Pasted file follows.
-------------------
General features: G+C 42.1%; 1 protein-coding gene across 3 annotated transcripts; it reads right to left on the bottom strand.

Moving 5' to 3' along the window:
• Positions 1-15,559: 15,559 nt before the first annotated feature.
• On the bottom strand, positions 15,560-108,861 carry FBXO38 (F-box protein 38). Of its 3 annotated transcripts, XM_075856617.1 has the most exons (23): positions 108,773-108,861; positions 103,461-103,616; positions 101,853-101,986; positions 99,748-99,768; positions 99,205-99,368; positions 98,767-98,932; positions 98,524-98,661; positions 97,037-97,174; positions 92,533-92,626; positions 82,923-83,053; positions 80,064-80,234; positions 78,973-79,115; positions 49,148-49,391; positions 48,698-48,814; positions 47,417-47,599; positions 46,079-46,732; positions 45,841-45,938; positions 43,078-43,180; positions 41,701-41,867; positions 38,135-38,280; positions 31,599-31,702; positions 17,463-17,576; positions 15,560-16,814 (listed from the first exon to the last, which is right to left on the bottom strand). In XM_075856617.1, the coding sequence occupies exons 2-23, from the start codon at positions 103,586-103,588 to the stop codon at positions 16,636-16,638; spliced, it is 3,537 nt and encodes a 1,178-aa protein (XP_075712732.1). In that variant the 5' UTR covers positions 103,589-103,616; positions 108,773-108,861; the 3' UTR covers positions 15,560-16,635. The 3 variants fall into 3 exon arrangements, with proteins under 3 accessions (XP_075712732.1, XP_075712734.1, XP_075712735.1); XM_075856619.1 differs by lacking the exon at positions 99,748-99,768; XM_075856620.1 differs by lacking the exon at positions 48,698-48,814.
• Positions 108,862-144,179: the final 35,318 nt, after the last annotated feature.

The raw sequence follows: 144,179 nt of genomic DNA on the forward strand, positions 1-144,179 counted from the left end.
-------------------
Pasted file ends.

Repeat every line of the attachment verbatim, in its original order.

General features: G+C 42.1%; 1 protein-coding gene across 3 annotated transcripts; it reads right to left on the bottom strand.

Moving 5' to 3' along the window:
• Positions 1-15,559: 15,559 nt before the first annotated feature.
• On the bottom strand, positions 15,560-108,861 carry FBXO38 (F-box protein 38). Of its 3 annotated transcripts, XM_075856617.1 has the most exons (23): positions 108,773-108,861; positions 103,461-103,616; positions 101,853-101,986; positions 99,748-99,768; positions 99,205-99,368; positions 98,767-98,932; positions 98,524-98,661; positions 97,037-97,174; positions 92,533-92,626; positions 82,923-83,053; positions 80,064-80,234; positions 78,973-79,115; positions 49,148-49,391; positions 48,698-48,814; positions 47,417-47,599; positions 46,079-46,732; positions 45,841-45,938; positions 43,078-43,180; positions 41,701-41,867; positions 38,135-38,280; positions 31,599-31,702; positions 17,463-17,576; positions 15,560-16,814 (listed from the first exon to the last, which is right to left on the bottom strand). In XM_075856617.1, the coding sequence occupies exons 2-23, from the start codon at positions 103,586-103,588 to the stop codon at positions 16,636-16,638; spliced, it is 3,537 nt and encodes a 1,178-aa protein (XP_075712732.1). In that variant the 5' UTR covers positions 103,589-103,616; positions 108,773-108,861; the 3' UTR covers positions 15,560-16,635. The 3 variants fall into 3 exon arrangements, with proteins under 3 accessions (XP_075712732.1, XP_075712734.1, XP_075712735.1); XM_075856619.1 differs by lacking the exon at positions 99,748-99,768; XM_075856620.1 differs by lacking the exon at positions 48,698-48,814.
• Positions 108,862-144,179: the final 35,318 nt, after the last annotated feature.

The raw sequence follows: 144,179 nt of genomic DNA on the forward strand, positions 1-144,179 counted from the left end.